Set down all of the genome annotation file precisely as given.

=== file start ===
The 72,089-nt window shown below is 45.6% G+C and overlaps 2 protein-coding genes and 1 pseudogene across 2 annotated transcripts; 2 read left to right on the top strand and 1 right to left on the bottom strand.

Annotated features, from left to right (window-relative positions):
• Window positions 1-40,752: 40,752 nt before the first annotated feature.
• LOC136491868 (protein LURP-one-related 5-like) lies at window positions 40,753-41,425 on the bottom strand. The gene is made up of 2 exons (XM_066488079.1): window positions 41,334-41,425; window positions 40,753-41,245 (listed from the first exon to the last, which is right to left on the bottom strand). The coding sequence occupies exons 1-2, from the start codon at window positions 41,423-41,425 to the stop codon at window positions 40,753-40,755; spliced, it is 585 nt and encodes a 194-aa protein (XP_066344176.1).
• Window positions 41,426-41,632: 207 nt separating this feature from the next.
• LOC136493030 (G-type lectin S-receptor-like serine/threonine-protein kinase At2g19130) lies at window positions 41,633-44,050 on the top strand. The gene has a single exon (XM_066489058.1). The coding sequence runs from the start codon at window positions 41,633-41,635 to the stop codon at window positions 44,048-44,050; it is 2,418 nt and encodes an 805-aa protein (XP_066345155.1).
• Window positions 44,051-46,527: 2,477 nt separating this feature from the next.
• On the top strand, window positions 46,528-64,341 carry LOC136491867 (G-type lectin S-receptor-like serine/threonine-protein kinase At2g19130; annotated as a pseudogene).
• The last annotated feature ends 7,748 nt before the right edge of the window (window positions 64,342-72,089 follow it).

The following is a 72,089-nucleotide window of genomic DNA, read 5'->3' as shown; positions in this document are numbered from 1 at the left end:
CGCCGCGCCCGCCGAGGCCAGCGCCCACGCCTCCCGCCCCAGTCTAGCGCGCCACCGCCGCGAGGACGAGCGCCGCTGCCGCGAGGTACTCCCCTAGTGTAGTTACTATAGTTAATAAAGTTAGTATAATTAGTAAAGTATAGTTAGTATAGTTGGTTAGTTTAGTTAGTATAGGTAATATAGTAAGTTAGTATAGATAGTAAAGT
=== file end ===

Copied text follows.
The 72,089-nt window shown below is 45.6% G+C and overlaps 2 protein-coding genes and 1 pseudogene across 2 annotated transcripts; 2 read left to right on the top strand and 1 right to left on the bottom strand.

Annotated features, from left to right (window-relative positions):
• Window positions 1-40,752: 40,752 nt before the first annotated feature.
• LOC136491868 (protein LURP-one-related 5-like) lies at window positions 40,753-41,425 on the bottom strand. The gene is made up of 2 exons (XM_066488079.1): window positions 41,334-41,425; window positions 40,753-41,245 (listed from the first exon to the last, which is right to left on the bottom strand). The coding sequence occupies exons 1-2, from the start codon at window positions 41,423-41,425 to the stop codon at window positions 40,753-40,755; spliced, it is 585 nt and encodes a 194-aa protein (XP_066344176.1).
• Window positions 41,426-41,632: 207 nt separating this feature from the next.
• LOC136493030 (G-type lectin S-receptor-like serine/threonine-protein kinase At2g19130) lies at window positions 41,633-44,050 on the top strand. The gene has a single exon (XM_066489058.1). The coding sequence runs from the start codon at window positions 41,633-41,635 to the stop codon at window positions 44,048-44,050; it is 2,418 nt and encodes an 805-aa protein (XP_066345155.1).
• Window positions 44,051-46,527: 2,477 nt separating this feature from the next.
• On the top strand, window positions 46,528-64,341 carry LOC136491867 (G-type lectin S-receptor-like serine/threonine-protein kinase At2g19130; annotated as a pseudogene).
• The last annotated feature ends 7,748 nt before the right edge of the window (window positions 64,342-72,089 follow it).

The following is a 72,089-nucleotide window of genomic DNA, read 5'->3' as shown; positions in this document are numbered from 1 at the left end:
CGCCGCGCCCGCCGAGGCCAGCGCCCACGCCTCCCGCCCCAGTCTAGCGCGCCACCGCCGCGAGGACGAGCGCCGCTGCCGCGAGGTACTCCCCTAGTGTAGTTACTATAGTTAATAAAGTTAGTATAATTAGTAAAGTATAGTTAGTATAGTTGGTTAGTTTAGTTAGTATAGGTAATATAGTAAGTTAGTATAGATAGTAAAGT